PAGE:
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【Voice of Professional】Dr. Goto, Professor of the Faculty of Economics, Kansai University

COVID-19. The virus affected our economy, environment, global relationship, and needless to say our daily lives. We, every each of us are in difficulties in some aspects. Then, what can we do for ourselves? And what can we do for others with/after corona? At least, we do not want to forget the mind of cooperation to build our better society.

Dr. Kenta GOTO, a professor of the Faculty of Economics, Kansai University, cooperating us to give lecturers about global economy in the seminar has recently shared his message on his facebook when his short essay was published at
(this is in Japanese).

(Dr. Goto, Fifth person from the right)











Message from Dr. GOTO

I hope you are well. Just a quick note on this particular post, which is about a short essay I contributed to one of the outlets of a Japanese academic publisher, in Japanese. The gist is as follows (sorry for its length).

The piece is part of a “relay-essay” series by six co-authors of a book on the Asian economy (also in Japanese), of which I had the privilege to edit with three other colleagues. The book came out in the spring of 2018, and it focuses on the drastic economic and social transformations that have taken place in the region since the turn of this century. We see increased connectivity (goods, money, people, and information) as fundamental, underpinning the dynamism of the contemporary Asian economy.

Emerging regional challenges

The essays were intended for us to capture and reflect on the emerging regional challenges that have become evident since, from our own particular disciplinary perspectives.
So I have contextualized my line of arguments in light of the cascading series of (largely disturbing) international events such as the US-China trade disputes in 2019, which have caused major setbacks in regional integration in general, and the functioning of global value chains in particular, on which the livelihoods of millions, if not billions, depend.

And then this year, there came the coronavirus, which spread is not showing any signs of a slowdown globally, to date. It has become increasingly clear that the disease (COVID 19) has been affecting the most vulnerable disproportionately, often in the cruelest way.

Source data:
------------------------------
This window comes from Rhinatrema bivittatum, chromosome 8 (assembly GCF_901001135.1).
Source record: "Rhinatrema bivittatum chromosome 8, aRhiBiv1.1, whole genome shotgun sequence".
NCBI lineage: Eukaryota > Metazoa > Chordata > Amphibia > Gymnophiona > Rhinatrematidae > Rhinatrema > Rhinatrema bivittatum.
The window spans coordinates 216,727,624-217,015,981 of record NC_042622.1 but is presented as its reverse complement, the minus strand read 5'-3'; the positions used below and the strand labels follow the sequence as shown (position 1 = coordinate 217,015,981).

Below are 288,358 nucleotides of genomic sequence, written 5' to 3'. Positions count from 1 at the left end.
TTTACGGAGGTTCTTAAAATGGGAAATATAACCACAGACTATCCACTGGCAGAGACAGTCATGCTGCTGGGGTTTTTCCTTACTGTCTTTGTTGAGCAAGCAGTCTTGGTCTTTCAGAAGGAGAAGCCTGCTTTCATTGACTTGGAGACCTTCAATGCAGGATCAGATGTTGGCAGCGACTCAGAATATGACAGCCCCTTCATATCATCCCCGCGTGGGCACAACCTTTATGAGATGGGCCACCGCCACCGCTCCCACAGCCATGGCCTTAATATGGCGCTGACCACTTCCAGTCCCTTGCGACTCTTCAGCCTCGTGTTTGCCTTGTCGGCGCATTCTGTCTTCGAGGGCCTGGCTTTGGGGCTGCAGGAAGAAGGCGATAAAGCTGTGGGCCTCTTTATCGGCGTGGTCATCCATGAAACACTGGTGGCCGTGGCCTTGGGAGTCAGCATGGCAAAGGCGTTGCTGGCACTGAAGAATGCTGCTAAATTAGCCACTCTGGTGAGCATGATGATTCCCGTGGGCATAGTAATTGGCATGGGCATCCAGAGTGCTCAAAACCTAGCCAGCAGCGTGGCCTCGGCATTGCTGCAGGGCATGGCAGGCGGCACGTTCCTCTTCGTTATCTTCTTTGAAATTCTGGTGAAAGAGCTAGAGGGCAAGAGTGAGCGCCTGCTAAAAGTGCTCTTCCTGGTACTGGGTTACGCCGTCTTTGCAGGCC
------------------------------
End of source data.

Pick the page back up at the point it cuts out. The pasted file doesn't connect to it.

Think, for instance, of those affected by the virus and not being able to receive appropriate medical attention, because of the absence of (or lack of access to) health care and social protection; of the millions in the informal economy who simply cannot afford to take social distancing measures and stay at home during lockdowns; and of those who may see their businesses rolling back and livelihoods crumbling as a result of restructuring and re-shoring of value chain activities to developed countries.

National borders never kept us from connecting

What is now at stake is not just the future prospects of the exceptional economic performance of this region, but the very fabrics and sustainability of our communities, both within and beyond borders. Inward-looking solutions will simply not do. Global crises require global responses, in solidarity. With our future now increasingly difficult to foresee, we must remind ourselves that whatever progress we have made in the past were essentially based on the aspirations that motivated us to reach-out and collaborate.

National borders never kept us from connecting; evidence-based scientific knowledge did have a place in decision making; and integrity, trust, and mutual respect were the de-facto norms underlying human interaction. We need to admit that we have constantly failed to learn from history. But this time we must do much better (I, however, still remain hopeful). This is what I (kind of) wrote, in a nutshell.

By the way, an English version of our Japanese book will be coming out from Routledge (UK) under the title “The Asian Economy: Contemporary Issues and Challenges,” at the end of July. It does, however, not cover the recent events such as the US-China trade war and coronavirus, as it was written prior to these. FYI.


  • Date : July 31, 2020
  • Name : Dr. Goto
  • job name : Professor of the Faculty of Economics, Kansai University